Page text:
Concurrent with this “We’re Still In” action is the recent formation of the U.S. Climate Alliance, a bipartisan group of states and governors committed to reducing greenhouse gas emissions in accord with the non-binding targets set out in the Paris Agreement. Currently, there are 12 governors who have officially signed onto the U.S. Climate Alliance; two of these 12 are Republicans. Additionally there are eleven governors expressing their state’s support for keeping to the terms of the Paris Agreement; six of these eleven governors are Republican.

As the poster state for rapid climate change and America’s only Arctic state, shouldn’t Alaska be onboard too? What would it take to be onboard?

The blueprint for being onboard has already been drafted. In 2008 and 2009 a diverse group of 26 Alaskans appointed by then-Gov. Sarah Palin — including oil and gas representatives — made recommendations for reducing emissions through a number of mitigation strategies.   While the report makes a wide range of recommendations on energy supply and demand, oil and gas, transportation, land use, and waste management, a top recommendation (unanimously supported by the oil and gas subgroup) was to stop the venting and flaring of methane on the North Slope and instead capture and sequester the emissions.

It’s time for Alaska to stop gas venting and flaring from wells statewide. Colorado and other states have had such rules in place for years. All Alaska has is a statute to minimize waste of escaping gas (20 AAC 25.235) and it’s not enforced. At a minimum, stepping up to enforce this requirement would be one way to show that Alaska is onboard; that Alaska is actively working to reduce emissions too.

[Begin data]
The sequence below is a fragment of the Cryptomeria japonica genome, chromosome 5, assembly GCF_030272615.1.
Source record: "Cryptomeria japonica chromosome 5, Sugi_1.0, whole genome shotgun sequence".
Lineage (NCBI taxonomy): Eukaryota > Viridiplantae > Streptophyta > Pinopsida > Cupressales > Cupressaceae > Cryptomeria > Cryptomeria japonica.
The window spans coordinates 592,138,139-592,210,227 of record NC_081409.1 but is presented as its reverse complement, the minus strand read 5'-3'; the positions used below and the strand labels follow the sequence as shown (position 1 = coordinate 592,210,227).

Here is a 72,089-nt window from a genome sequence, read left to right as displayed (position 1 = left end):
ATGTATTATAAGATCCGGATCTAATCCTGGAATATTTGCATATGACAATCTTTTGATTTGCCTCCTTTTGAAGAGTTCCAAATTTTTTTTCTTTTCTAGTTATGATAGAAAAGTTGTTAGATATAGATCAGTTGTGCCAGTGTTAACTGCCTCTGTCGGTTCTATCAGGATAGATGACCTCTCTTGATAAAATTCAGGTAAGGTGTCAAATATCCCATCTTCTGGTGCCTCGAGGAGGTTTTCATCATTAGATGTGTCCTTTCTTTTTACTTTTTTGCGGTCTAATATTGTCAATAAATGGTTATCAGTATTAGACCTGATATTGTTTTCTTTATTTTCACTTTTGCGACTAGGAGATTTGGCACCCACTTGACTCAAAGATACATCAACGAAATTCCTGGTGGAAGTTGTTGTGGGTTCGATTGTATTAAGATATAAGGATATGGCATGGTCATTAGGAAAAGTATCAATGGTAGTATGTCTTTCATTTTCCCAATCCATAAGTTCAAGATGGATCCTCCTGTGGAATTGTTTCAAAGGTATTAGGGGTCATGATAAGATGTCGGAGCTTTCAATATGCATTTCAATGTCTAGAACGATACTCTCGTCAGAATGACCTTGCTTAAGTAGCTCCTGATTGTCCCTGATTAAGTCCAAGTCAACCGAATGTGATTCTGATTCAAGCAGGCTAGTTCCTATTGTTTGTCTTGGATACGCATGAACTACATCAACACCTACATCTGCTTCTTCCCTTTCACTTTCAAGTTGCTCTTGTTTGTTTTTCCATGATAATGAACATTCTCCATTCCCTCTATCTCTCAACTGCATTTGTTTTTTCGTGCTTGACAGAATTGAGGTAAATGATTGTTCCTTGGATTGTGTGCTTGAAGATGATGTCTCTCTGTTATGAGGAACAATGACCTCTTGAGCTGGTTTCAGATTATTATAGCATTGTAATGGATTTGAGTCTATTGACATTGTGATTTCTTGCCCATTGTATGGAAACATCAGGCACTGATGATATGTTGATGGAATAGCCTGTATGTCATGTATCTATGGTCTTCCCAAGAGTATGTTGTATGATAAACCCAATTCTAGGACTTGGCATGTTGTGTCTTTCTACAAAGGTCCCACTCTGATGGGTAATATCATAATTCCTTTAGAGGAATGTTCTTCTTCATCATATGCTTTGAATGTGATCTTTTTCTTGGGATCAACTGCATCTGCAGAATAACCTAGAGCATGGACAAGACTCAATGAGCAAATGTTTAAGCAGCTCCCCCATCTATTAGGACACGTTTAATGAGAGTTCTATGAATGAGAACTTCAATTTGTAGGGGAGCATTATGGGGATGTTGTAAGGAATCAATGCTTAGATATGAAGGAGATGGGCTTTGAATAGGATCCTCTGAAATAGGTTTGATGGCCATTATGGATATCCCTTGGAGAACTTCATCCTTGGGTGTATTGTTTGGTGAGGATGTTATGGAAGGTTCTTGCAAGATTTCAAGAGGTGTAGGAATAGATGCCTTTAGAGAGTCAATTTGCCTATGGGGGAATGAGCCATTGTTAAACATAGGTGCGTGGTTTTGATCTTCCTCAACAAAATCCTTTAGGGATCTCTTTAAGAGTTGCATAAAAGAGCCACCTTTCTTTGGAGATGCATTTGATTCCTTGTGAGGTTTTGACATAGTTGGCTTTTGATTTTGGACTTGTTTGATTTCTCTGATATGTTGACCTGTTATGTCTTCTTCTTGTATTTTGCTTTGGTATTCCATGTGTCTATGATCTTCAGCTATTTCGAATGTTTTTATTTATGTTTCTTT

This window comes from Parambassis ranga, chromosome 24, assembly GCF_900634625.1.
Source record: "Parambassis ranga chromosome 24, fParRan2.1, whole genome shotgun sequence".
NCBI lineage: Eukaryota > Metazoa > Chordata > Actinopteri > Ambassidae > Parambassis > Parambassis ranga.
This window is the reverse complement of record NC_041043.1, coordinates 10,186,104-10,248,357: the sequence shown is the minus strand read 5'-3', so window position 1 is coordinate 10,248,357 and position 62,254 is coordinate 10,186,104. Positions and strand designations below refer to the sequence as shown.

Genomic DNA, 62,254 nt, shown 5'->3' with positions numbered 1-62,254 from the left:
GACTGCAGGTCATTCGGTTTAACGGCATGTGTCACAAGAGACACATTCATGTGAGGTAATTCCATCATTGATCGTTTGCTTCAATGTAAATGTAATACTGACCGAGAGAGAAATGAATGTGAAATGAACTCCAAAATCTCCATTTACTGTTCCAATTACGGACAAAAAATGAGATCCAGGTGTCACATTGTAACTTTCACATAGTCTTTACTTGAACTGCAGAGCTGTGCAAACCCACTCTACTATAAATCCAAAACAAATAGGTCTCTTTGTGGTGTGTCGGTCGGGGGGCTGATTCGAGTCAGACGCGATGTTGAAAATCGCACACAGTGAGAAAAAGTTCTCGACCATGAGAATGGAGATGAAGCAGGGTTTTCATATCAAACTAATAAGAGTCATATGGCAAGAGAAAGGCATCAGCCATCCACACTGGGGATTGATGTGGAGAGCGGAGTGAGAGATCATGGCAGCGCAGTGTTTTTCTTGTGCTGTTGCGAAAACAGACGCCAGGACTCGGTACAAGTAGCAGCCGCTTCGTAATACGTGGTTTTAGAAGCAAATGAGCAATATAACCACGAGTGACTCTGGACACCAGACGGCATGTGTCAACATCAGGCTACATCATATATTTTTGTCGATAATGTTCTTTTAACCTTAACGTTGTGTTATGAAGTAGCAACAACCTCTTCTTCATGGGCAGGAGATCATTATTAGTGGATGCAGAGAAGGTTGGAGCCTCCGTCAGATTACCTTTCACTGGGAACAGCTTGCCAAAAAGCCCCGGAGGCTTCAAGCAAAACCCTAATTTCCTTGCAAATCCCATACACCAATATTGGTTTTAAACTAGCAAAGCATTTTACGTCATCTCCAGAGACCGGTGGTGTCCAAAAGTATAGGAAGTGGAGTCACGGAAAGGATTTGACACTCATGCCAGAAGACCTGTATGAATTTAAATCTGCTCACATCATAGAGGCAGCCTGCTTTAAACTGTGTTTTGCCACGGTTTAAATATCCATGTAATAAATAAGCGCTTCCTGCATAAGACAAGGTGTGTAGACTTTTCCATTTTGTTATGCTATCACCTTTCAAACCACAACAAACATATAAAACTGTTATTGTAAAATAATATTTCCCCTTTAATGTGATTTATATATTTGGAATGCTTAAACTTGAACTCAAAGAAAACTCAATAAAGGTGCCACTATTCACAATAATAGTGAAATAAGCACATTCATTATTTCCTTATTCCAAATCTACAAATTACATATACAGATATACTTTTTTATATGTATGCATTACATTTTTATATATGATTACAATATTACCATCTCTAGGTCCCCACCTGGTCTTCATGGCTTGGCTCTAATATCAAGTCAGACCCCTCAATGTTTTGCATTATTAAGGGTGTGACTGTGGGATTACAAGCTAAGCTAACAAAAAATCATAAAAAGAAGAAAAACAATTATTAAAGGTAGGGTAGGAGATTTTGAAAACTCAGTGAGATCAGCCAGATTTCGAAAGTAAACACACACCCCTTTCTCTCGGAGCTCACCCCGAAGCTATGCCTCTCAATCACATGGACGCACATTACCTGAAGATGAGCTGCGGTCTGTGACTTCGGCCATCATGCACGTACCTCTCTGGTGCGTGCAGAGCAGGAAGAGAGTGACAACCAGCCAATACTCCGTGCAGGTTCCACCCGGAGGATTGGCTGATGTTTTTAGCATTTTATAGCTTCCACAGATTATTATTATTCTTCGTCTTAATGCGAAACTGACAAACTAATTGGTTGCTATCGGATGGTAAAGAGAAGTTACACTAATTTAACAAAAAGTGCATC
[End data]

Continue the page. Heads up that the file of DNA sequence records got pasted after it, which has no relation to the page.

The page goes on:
It’s been eight years since I sat on Gov. Palin’s Mitigation Advisory Group and witnessed agreement by the oil and gas subgroup to reduce emissions. As an act of standing with the rest of the world, there is no better time than now to make this straight-forward recommendation finally happen.  This is but one of several low-cost — for industry and state government — mitigation recommendations in the report and there are other ways to sign on with intent.

With its strategic location and abundant renewable energy resources, Alaska is more than capable of becoming part of the solution. Through the U.S. Climate Alliance the political path is being set by Democratic and Republican governors alike. Let’s not pass on another prime political opportunity to put some skin in the game. With Exxon and Shell already onboard with the Paris Agreement what’s holding Alaska back?  Let’s accept our role and our responsibility to reduce emissions in accord with the non-binding targets set out in the Paris Agreement. Let’s sign on to the U.S. Climate Alliance.

Kate Troll, a longtime Alaskan, has more than two decades of experience in coastal management, fisheries and energy policy and is a former executive director for United Fishermen of Alaska and the Alaska Conservation Alliance. She served on Gov. Palin’s Mitigation Advisory Group for Climate Change. She writes and resides in Douglas.

The views expressed here are the writer’s and are not necessarily endorsed by Arctic Now, which welcomes a broad range of viewpoints. To submit a piece for consideration, email commentary (at)